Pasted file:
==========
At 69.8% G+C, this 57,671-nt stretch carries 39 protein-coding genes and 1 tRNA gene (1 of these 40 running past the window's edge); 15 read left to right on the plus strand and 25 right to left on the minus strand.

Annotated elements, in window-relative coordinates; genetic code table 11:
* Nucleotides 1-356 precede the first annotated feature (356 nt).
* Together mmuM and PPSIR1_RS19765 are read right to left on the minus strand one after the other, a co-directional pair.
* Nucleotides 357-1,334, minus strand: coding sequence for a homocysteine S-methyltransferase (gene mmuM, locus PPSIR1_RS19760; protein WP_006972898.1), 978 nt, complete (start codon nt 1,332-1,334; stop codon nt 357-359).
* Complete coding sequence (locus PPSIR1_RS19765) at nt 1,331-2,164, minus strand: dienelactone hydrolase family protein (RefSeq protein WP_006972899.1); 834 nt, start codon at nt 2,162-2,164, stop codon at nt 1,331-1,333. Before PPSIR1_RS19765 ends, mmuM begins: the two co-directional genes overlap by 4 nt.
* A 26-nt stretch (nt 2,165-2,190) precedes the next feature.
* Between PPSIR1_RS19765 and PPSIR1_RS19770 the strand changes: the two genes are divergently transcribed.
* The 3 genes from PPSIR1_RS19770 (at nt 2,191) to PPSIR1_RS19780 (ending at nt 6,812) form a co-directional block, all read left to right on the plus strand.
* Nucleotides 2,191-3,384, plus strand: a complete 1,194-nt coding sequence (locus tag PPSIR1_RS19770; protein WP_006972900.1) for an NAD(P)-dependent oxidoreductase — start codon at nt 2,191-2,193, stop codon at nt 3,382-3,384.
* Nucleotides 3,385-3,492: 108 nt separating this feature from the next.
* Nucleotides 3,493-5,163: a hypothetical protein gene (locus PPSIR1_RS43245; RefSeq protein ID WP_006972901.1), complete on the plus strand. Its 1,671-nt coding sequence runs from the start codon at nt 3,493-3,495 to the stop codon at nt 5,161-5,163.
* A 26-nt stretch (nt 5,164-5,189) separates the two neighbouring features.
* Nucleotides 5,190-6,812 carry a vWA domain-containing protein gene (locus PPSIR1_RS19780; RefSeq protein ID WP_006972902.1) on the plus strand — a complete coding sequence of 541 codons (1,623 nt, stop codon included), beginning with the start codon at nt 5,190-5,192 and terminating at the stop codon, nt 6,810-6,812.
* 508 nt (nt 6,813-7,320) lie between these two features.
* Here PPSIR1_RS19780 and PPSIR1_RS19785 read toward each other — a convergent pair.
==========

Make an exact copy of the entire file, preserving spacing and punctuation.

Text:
At 69.8% G+C, this 57,671-nt stretch carries 39 protein-coding genes and 1 tRNA gene (1 of these 40 running past the window's edge); 15 read left to right on the plus strand and 25 right to left on the minus strand.

Annotated elements, in window-relative coordinates; genetic code table 11:
* Nucleotides 1-356 precede the first annotated feature (356 nt).
* Together mmuM and PPSIR1_RS19765 are read right to left on the minus strand one after the other, a co-directional pair.
* Nucleotides 357-1,334, minus strand: coding sequence for a homocysteine S-methyltransferase (gene mmuM, locus PPSIR1_RS19760; protein WP_006972898.1), 978 nt, complete (start codon nt 1,332-1,334; stop codon nt 357-359).
* Complete coding sequence (locus PPSIR1_RS19765) at nt 1,331-2,164, minus strand: dienelactone hydrolase family protein (RefSeq protein WP_006972899.1); 834 nt, start codon at nt 2,162-2,164, stop codon at nt 1,331-1,333. Before PPSIR1_RS19765 ends, mmuM begins: the two co-directional genes overlap by 4 nt.
* A 26-nt stretch (nt 2,165-2,190) precedes the next feature.
* Between PPSIR1_RS19765 and PPSIR1_RS19770 the strand changes: the two genes are divergently transcribed.
* The 3 genes from PPSIR1_RS19770 (at nt 2,191) to PPSIR1_RS19780 (ending at nt 6,812) form a co-directional block, all read left to right on the plus strand.
* Nucleotides 2,191-3,384, plus strand: a complete 1,194-nt coding sequence (locus tag PPSIR1_RS19770; protein WP_006972900.1) for an NAD(P)-dependent oxidoreductase — start codon at nt 2,191-2,193, stop codon at nt 3,382-3,384.
* Nucleotides 3,385-3,492: 108 nt separating this feature from the next.
* Nucleotides 3,493-5,163: a hypothetical protein gene (locus PPSIR1_RS43245; RefSeq protein ID WP_006972901.1), complete on the plus strand. Its 1,671-nt coding sequence runs from the start codon at nt 3,493-3,495 to the stop codon at nt 5,161-5,163.
* A 26-nt stretch (nt 5,164-5,189) separates the two neighbouring features.
* Nucleotides 5,190-6,812 carry a vWA domain-containing protein gene (locus PPSIR1_RS19780; RefSeq protein ID WP_006972902.1) on the plus strand — a complete coding sequence of 541 codons (1,623 nt, stop codon included), beginning with the start codon at nt 5,190-5,192 and terminating at the stop codon, nt 6,810-6,812.
* 508 nt (nt 6,813-7,320) lie between these two features.
* Here PPSIR1_RS19780 and PPSIR1_RS19785 read toward each other — a convergent pair.